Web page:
- Written by Brian Keahl
- Category: Emergency Communications
- Published: 04 March 2021
- Hits: 7219
Introduction To Winlink
Winlink is an global radio based email system (and more); used by amateur radio operators, government entities, NGOs, and mariners. Each of these groups utilizes radio bands appropriate to their licenses, but despite that, they can communicate with each other and any other email user, across these different environments and conventional internet.
WInlink consists of a network of UHF/VHF and HF stations that can send, receive, and relay email messages via radio and internet. HF and VHF stations are scattered all over the world, acting as gateways to Winlink email servers, allowing radio-based Winlink stations to send and receive email over this world-wide radio network.
When using the "telnet" protocol you are using the system much as you would any other email program, sending and receiving email over your regular internet connection, but using the "@winlink.org" email address. This mode of operation is useful for seeing how email can relay Winlink email to conventional email addresses.
The real power behind Winlink, however, is the ability to send an email over radio, allowing communication to and from areas where internet may not be available. Such capability makes Winlink an incredibly valuable EMCOMM resource for both amateur radio and emergency management agencies. Mariners often use their piece of the Winlink network (operating on maritime frequencies) to send and receive email at sea.
Much as traffic can be passed via a local VHF/repeater net and then relayed to HF nets to transport the message across the country and around the world, WInlink can operate this way as well. Assuming there is a VHF relay in range, a station could, using Winlink software, transmit a message to a VHF gateway station that would then either route the traffic via Internet or radio (HF or VHF/UHF, as necessary to deliver the message.
Additionally, a station could send their traffic via HF, directly to a relay station.
Windows Setup - Winlink Express
This is by far the easiest setup. Download and install Winlink Express. After downloading, double-click on the file, and then double click on the Winlink_Installer program.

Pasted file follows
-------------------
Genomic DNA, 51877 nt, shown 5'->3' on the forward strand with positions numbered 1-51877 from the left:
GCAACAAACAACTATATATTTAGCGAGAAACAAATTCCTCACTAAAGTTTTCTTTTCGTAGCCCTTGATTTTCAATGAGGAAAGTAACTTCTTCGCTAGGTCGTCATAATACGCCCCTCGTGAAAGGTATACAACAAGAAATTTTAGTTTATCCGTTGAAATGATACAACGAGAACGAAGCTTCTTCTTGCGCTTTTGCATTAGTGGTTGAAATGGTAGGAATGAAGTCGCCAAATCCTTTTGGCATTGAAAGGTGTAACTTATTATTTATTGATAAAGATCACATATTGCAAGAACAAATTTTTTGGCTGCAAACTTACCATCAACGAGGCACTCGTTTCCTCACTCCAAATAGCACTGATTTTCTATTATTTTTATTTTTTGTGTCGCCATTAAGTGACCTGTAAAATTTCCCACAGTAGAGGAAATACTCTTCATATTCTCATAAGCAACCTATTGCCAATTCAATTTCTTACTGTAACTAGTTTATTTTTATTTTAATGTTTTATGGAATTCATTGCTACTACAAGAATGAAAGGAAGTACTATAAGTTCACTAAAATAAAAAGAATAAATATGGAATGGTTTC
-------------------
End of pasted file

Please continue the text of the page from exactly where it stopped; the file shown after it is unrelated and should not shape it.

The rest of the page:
The first time you run Winkink Express you'll be prompted for basic information, including Call Sign, Recovery Email Address, Grid Square, and Contact Info. If you have already setup Winlink before then you will need to enter your password. If you have not already setup a WInlink account, just leave the password blank.
If you are new to Winlink you'll need to get your password. WInlink has a pretty easy way to get one, merely send an email from the program and, when Winlink recognizes you are a new user it'll setup your account, issue you a password, and send it to you!
Here's how this is done:
- Click Message, then New Message
- Type your regular email address in the TO field
- Type a Subject & a message.
- Click the Post to Outbox button.
- To the right of Open Session on the menu bar, select Telnet Winlink, then click Open Session
- In the Session Window, Click Start
- The session will run and your message will be sent
- When you see “Disconnected”, close the session window.
- You should see a message from Winlink with your system password appear in the Inbox. If not, repeat the steps following "Post to Outbox".
- Click on settings and then Winlink Express Setup and Fill in your password,which will now be required to send/receive future emails & Click Update.
Pat is a linux based application for interfacing with Winlink, and has the benefit of operating as a web-server, which can be accessed over a local network, allowing multiple users at a specific location to send and receive emails. However, it does not support form features useful for EMCOMM at this time. Winlink has now added forms capability, making it even more useful for EMCOMM applications - although interfacing to radio is a little more difficult than Windows. Nonetheless, it has great potential for shelter and/or team related EMCOMM activities.
At this point you have a minimum Winlink email setup, sending and receiving email via the Winlink network. The next setup would be to radio interface Winlink so you can send and receive email via the Winlink radio network. Interfacing with radio, particularly VHF/UHF would be essentially the same as used to setup APRS. More on that later.